USPS plans to finalize office reductions this year
A look at some of the top stories from northwest Kansas in 2013.
By MIKE CORN
As the final wave of office-hour reductions at rural post offices are set to begin, the U.S. Postal Service is admitting it's effectively insolvent -- by nearly $40 billion.
Most of that insolvency, however, is a result of congressional action in 2006 requiring USPS to pre-fund the federal employee retirement program for its workers. The postal service is asking Congress to do away with the requirement, even giving back its money.
In fact, this year's loss of $5 billion actually would be a net profit of $600 million if USPS didn't face the requirement of contributing $5.6 billion to that retirement fund. USPS defaulted on the payment, just as it did on two similar payments a year ago.
The resulting sea of red ink has prompted the postal service to push ahead with cost-cutting measures, including the reduction of window hours at approximately 13,000 small post offices across the nation -- including hundreds in Kansas. USPS also has asked Congress for authority to drop Saturday service.
There's been little movement on the request, however.
Already, USPS is asking for a 3-cent increase in the price of a first-class stamp.
Community meetings to detail the reduced hours already have been conducted at many locations across northwest Kansas, and USPS spokesman Brian Sperry said the rest will be completed by September.
On the list for reductions in the coming months are Bazine, Bird City, Bison, Bogue, Brewster, Catharine, Downs, Kirwin, Logan, Long Island, Norcatur, Otis, Palco, Paradise, Portis, Prairie View, Rexford, Rush Center, Utica and Wilson.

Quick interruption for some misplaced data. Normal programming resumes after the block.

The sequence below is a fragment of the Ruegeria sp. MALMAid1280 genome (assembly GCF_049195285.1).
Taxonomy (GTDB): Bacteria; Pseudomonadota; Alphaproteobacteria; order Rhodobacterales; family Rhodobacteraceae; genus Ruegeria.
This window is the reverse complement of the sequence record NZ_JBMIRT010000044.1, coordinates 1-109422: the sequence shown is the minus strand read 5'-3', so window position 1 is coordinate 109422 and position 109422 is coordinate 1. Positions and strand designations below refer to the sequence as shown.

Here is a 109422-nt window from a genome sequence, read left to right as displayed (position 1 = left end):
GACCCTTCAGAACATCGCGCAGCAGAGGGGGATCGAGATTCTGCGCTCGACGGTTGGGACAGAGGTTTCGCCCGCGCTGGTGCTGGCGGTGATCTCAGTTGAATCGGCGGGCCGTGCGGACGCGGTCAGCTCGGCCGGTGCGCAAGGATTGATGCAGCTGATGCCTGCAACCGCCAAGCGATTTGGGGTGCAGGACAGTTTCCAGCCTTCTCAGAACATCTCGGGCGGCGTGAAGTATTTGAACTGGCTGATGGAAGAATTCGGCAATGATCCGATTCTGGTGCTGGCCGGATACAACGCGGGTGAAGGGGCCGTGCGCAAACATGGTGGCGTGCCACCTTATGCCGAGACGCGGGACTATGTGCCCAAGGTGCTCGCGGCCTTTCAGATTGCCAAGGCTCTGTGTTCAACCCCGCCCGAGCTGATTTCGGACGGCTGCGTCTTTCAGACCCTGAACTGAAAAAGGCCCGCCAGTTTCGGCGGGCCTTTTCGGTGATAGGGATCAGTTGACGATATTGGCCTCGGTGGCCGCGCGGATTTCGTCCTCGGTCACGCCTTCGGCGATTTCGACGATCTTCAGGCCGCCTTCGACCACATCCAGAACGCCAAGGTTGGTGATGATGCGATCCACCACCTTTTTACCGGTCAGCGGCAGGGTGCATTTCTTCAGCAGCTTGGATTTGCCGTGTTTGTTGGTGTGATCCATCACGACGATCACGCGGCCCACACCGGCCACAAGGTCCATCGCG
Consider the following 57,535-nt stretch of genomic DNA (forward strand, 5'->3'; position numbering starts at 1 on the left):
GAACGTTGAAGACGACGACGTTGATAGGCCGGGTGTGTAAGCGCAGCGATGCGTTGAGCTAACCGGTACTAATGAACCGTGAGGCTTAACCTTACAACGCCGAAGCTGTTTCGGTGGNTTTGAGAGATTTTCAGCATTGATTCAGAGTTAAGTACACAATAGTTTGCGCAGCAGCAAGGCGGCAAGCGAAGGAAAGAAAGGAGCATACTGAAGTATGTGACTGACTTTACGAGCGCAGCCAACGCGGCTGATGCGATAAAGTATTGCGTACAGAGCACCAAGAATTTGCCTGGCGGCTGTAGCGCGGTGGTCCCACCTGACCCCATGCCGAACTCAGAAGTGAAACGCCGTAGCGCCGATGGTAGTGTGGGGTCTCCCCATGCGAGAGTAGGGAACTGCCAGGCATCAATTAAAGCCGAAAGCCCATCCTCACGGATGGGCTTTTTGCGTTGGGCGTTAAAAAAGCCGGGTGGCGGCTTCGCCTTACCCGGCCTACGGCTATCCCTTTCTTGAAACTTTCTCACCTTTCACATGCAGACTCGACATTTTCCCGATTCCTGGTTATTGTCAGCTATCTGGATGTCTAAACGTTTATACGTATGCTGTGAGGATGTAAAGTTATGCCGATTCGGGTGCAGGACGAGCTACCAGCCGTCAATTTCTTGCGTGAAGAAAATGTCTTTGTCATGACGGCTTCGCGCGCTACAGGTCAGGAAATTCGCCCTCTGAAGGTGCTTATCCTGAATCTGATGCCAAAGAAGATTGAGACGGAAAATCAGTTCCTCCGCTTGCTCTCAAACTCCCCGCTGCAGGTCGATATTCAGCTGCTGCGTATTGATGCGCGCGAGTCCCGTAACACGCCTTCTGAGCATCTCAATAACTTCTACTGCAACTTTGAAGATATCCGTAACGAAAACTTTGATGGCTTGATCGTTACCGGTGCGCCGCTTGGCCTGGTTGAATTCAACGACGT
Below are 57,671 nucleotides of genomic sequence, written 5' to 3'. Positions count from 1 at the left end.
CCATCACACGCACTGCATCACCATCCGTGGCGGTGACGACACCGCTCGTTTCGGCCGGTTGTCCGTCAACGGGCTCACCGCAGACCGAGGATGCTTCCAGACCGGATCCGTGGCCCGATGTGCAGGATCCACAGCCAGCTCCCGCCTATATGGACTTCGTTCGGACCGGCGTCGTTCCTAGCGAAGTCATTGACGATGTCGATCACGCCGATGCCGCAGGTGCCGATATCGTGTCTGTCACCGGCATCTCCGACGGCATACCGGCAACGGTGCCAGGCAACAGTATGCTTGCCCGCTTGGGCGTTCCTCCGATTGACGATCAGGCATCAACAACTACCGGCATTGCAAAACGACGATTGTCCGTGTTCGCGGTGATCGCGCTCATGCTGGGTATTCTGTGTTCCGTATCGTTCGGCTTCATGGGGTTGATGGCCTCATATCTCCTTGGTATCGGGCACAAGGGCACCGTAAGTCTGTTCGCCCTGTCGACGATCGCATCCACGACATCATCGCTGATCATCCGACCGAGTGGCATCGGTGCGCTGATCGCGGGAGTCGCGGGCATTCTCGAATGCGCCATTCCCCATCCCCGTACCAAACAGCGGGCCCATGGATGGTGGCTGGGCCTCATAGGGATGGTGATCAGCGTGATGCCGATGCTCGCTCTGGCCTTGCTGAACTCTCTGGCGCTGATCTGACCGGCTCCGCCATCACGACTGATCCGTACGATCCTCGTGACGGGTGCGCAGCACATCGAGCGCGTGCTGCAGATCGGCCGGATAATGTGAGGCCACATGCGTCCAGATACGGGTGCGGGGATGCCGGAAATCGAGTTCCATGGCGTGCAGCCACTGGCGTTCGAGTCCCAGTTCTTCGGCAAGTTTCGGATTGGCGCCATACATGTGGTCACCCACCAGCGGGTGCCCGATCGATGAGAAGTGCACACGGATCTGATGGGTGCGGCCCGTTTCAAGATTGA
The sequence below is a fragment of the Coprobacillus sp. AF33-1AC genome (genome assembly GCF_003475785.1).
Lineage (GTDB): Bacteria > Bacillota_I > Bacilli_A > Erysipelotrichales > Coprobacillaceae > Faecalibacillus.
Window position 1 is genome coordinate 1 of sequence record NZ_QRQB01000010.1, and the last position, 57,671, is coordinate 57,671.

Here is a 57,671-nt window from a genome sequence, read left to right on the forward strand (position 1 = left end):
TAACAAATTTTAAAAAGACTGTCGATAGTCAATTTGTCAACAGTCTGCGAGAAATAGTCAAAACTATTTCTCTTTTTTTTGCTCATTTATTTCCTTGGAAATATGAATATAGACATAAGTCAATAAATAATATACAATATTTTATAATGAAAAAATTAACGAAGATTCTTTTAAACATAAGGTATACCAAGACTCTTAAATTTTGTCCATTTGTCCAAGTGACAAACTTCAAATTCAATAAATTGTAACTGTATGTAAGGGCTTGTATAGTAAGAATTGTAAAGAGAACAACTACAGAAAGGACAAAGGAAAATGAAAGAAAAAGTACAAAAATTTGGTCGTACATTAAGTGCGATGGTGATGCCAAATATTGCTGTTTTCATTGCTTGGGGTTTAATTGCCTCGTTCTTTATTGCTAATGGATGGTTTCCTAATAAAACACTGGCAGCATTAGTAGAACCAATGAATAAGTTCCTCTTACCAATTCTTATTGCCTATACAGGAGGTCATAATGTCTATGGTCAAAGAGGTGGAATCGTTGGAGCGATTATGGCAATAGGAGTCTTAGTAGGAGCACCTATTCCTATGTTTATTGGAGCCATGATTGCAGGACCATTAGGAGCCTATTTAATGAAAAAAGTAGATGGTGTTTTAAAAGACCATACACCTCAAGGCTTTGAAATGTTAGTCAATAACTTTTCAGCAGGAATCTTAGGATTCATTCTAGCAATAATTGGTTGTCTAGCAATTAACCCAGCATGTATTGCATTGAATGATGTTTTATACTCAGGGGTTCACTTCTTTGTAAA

That's where permanent postmasters are located, and they will have the chance to move elsewhere within the system as jobs open.
"That's why it's going to take two years," Sperry said of the change, "to soften the blow a little bit."
Post offices already seeing reduced window hours are: Agra, Alexander, Almena, Alton, Brownell, Bunker Hill, Cedar, Collyer, Damar, Dorrance, Downs, Edson, Gaylord, Gorham, Gove, Grainfield, Grinnell, Healy, Herndon, Jennings, Kanorado, Lenora, Lucas, Luray, McCracken, McDonald, Morland, Natoma, Ransom, Selden, Sylvan Grove, Utica, Waldo, Weskan, Winona and Woodston.
In addition to reducing window hours, USPS this year also folded mail sorting responsibilities in Hays and Colby into other locations. Hays was rolled into the Wichita processing center, and Colby was folded into the North Platte, Neb., center.
In addition to this year's $5 billion loss, USPS reported losses of $15.9 billion in fiscal year 2012. Nearly $12 billion of that was a result of the prefunding requirement.
More importantly, Sperry said, the agency now has $40 billion in liabilities that are in excess of debt.
"If we were a regular company, we would have filed for bankruptcy already," he said.
That's why USPS is asking Congress for a series of changes, including dropping Saturday delivery, refunding excess retirement payments and letting the postal service run its own health care plan.
"We still have a long way to go," Sperry said of USPS getting its financial house in order.